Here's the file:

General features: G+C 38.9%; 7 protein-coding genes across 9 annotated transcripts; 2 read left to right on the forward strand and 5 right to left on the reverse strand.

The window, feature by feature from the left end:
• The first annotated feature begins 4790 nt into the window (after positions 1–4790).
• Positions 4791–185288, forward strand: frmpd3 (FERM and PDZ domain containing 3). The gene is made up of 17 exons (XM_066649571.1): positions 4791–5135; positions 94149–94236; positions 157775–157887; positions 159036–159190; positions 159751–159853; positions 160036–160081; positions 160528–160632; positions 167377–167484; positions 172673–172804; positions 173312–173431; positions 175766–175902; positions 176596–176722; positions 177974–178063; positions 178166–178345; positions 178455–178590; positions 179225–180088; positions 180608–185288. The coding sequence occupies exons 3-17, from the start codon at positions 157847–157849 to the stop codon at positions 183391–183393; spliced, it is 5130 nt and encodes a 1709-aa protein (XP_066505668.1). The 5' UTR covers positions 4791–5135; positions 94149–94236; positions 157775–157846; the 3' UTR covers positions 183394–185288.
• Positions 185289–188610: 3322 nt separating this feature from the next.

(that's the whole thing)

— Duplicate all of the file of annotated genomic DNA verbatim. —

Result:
General features: G+C 38.9%; 7 protein-coding genes across 9 annotated transcripts; 2 read left to right on the forward strand and 5 right to left on the reverse strand.

The window, feature by feature from the left end:
• The first annotated feature begins 4790 nt into the window (after positions 1–4790).
• Positions 4791–185288, forward strand: frmpd3 (FERM and PDZ domain containing 3). The gene is made up of 17 exons (XM_066649571.1): positions 4791–5135; positions 94149–94236; positions 157775–157887; positions 159036–159190; positions 159751–159853; positions 160036–160081; positions 160528–160632; positions 167377–167484; positions 172673–172804; positions 173312–173431; positions 175766–175902; positions 176596–176722; positions 177974–178063; positions 178166–178345; positions 178455–178590; positions 179225–180088; positions 180608–185288. The coding sequence occupies exons 3-17, from the start codon at positions 157847–157849 to the stop codon at positions 183391–183393; spliced, it is 5130 nt and encodes a 1709-aa protein (XP_066505668.1). The 5' UTR covers positions 4791–5135; positions 94149–94236; positions 157775–157846; the 3' UTR covers positions 183394–185288.
• Positions 185289–188610: 3322 nt separating this feature from the next.